Thursday, February 29, 2024


Upper Resident Questions Budget, Salary Increases

UT Logo

By Vince Conti

PETERSBURG – At the Upper Township Committee meeting Aug. 22, one resident rose to question elected officials on the tax increase, the heavy use of surplus funds, and a series of what she documented as double-digit salary increases for 14 employees. She argued that township “costs are out of control.”
In an article reporting on all 16 municipal 2022 budgets, the Herald noted that the highest tax rate increase was in Upper Township, where the rate per $100 of assessed value rose by just over 15%. The Herald’s reporting also noted that while energy tax receipts from the B. L. England plant covered over 50% of the township’s general fund budget in 2015, they now cover just 40%. This puts greater pressure on the tax base.
Looking at some of the points the resident raised in public comment illuminates some of the challenges facing the township in this and future budgets. 
Upper Township has no separate utilities. It funds all municipal activities from a single general fund budget. That general fund budget in 2022 did not go up over the previous year; it actually dropped by about $54,000. Part of the change from year to year was a drop in grant activity, common at the start of a budget year. The grant activity in 2021 obscured the fact that without the grants dedicated to specific purposes, the budget actually did rise in 2022. 
What also changed was the percentage of the budget that relied on taxpayer funds. This is what caused the increase of 15% in the local tax rate. 
The issue comes down to controlling costs, the focus of the resident’s public comment. The township’s appropriations in the period since 2015 have grown by 29% while the energy receipts have remained static at $6 million per annum. 
Where did expenses climb this year? The largest increase was in debt service. In 2021, the township budgeted $764,000 in debt service. In 2022, that number was $1.2 million, a 59% increase. A comparison of the user-friendly budget for 2019, the year before the pandemic, and the same document for 2022 shows an increase in net debt of about $2 million. 
The resident who questioned the council on Aug. 22 focused on salary increases paid to a group of 14 individuals. Again, a look at the total personnel costs in the user-friendly budgets of 2019 and 2022 shows a movement from $5.9 million to $6.5 million in three years. 
One unusual statistic is the ratio of managers and supervisors to total full-time staff. In Upper Township 23% of full-time employees are classified at a supervisory level. In Middle Township, by contrast, even without the inclusion of Middle’s police department positions, that ratio is 1 in 5 or 18%
One challenge awaiting Upper Township in 2023 will be the loss of federal Covid relief dollars. In 2022, the township was able to include nearly a half-million in American Rescue Plan dollars in its revenue. Those dollars will not be available in 2023.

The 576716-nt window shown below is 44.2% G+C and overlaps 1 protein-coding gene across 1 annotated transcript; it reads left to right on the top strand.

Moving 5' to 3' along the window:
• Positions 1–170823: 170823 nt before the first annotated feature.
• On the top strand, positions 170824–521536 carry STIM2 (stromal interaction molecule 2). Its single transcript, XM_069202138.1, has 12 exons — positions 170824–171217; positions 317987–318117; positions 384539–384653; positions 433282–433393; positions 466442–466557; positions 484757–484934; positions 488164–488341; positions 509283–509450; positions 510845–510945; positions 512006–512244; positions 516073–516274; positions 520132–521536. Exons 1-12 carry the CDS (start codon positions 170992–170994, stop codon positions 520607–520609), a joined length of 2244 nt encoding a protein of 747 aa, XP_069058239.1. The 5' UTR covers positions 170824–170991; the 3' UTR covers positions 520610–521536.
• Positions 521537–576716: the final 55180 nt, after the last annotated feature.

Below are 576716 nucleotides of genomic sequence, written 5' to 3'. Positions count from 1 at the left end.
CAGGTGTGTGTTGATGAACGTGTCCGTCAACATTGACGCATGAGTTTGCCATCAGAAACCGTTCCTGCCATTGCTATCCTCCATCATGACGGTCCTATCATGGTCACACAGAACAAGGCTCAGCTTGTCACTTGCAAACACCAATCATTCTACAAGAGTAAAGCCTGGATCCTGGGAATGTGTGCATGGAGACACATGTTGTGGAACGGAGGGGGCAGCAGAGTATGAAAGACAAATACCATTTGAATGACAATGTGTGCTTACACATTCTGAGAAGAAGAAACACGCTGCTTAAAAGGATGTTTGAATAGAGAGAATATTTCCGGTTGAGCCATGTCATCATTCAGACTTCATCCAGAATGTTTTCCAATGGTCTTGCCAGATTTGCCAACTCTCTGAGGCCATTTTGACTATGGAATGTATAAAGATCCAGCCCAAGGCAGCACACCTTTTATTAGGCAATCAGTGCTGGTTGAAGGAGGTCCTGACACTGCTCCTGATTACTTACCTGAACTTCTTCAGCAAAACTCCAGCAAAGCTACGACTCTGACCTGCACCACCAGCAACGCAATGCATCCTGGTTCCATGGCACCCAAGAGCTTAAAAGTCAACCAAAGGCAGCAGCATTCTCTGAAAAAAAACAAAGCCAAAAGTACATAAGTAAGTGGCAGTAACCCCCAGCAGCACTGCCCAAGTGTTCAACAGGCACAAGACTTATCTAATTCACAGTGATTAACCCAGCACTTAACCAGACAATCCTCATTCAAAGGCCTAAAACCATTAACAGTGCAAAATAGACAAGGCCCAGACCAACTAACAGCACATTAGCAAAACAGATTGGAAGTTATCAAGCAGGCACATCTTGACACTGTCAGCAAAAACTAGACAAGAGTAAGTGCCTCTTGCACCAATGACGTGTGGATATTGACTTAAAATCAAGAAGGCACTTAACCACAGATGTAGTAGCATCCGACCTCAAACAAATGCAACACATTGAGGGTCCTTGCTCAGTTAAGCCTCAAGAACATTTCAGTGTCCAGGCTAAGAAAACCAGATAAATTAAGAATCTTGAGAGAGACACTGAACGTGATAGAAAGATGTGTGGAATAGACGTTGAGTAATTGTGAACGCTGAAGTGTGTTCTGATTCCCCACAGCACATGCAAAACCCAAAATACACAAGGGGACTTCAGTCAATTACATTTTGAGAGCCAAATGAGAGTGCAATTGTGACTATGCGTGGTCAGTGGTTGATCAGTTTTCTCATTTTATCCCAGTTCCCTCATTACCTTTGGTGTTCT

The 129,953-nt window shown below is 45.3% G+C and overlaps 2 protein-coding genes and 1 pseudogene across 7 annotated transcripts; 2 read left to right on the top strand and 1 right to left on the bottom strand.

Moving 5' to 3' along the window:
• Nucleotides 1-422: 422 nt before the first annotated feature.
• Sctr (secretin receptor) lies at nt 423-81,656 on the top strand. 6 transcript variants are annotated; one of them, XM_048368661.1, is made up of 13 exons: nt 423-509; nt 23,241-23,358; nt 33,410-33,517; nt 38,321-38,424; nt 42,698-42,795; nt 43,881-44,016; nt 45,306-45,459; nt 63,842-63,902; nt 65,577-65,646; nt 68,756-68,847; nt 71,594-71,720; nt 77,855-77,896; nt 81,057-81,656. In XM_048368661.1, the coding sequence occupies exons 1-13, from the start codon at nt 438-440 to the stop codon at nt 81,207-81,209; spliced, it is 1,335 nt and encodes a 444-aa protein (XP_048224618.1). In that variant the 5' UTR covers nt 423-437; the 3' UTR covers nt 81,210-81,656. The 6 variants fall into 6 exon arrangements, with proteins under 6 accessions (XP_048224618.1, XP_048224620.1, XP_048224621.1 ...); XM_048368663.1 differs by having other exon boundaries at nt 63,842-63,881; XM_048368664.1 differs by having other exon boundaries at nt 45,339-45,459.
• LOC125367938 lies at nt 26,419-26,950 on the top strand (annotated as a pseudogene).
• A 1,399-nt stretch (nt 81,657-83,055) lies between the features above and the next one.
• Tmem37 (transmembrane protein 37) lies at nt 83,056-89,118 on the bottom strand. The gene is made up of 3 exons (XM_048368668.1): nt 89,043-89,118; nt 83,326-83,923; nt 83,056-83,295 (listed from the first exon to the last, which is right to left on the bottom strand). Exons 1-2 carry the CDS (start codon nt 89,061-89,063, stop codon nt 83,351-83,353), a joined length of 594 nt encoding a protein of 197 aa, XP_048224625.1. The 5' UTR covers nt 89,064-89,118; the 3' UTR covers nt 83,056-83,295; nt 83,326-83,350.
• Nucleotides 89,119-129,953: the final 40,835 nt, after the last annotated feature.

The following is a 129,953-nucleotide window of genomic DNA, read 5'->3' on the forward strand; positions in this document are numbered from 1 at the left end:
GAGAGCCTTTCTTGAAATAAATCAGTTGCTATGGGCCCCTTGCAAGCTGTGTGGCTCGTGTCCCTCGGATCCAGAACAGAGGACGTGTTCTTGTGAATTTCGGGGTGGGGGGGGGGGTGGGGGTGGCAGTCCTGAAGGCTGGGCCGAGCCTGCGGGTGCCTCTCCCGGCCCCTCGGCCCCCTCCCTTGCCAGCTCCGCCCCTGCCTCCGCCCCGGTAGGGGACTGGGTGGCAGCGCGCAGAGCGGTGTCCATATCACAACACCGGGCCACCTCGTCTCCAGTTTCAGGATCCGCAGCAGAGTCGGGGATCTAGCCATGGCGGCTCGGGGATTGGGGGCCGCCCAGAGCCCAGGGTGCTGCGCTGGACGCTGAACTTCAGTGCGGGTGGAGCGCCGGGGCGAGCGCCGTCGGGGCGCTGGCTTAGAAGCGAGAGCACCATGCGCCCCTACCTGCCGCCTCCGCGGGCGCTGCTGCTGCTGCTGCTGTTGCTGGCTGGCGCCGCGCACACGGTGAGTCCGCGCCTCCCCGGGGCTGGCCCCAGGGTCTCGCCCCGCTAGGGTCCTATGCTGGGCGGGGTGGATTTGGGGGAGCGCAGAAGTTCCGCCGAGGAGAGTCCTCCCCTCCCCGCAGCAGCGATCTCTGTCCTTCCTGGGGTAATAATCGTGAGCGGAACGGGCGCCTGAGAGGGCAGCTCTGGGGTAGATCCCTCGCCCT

One other point made by the resident during the Aug. 22 public comment concerned the use of surplus to balance the budget. 
Every municipality in the county makes use of some surplus in the annual budget. It is a way of dealing with the fact that all budgets contain funding that will not be fully used. Most budgeted positions, for example, are funded as though they will be filled for the entire year, when some of them will not be. 
State regulations prevent the use of many forms of anticipated revenues in excess of what was actual revenue in the previous year. Yet many municipalities are seeing growing visitor volume and can reasonably expect increases in certain revenue categories like parking or beach tag sales.
For most towns, the problem is not the use of surplus dollars to balance a budget. It is a way of holding the tax rate down. The problem comes when the assumptions are wrong and the revenue is not there to repay the surplus, or augment it, at the end of the budget year.
That is what has happened to Upper Township. The surplus balance at the start of the budget year peaked in the township in 2018 and has been declining each year since. Revenue savings from budgets have not been able to repay the surplus used in the budget year with the resulting decrease in the surplus balance each year. The surplus balance has lost $1.4 million since 2018, a decrease of 43%.  With the balance at the start of 2022 standing at $1.8 million, using $1.65 million as revenue in the 2022 budget leaves the balance at less than $150,000 unless the $1.65 million used can be repaid from unexpended budget funds at the end of the 2022 year. 
Coming out of the pandemic, even with the aid of federal relief funds, Upper Township has had some budget challenges that have put pressure on the tax levy. 
On the good side, Upper Township taxpayers have a local tax levy that is low by county municipal standards. The local tax levy covers 31% of general fund revenue needs. That is the second lowest level in the county. That may be small solace when the tax rate is increasing.
Have any thoughts and/or information on this story? Email

Spout Off

Middle – Trump is getting so desperate that he is threatening people like Prince Harry and Taylor Swift. Who’s next? Tom Hanks?

Read More

Avalon – You Trumpsters should be ashamed. Barely a million dollars raised to pay a half billion dollars in fines and interest for the Tan Man. In the last two days 100,000 measly dollars. Disgraceful, at…

Read More

Avalon – A deputy press secretary for Biden who has been associated with him since 2006, and had at one time been the press secretary for Mrs. Obama, is jumping off Biden’s sinking ship. She will now take a…

Read More

Most Read

Print Edition

Recommended Articles

Skip to content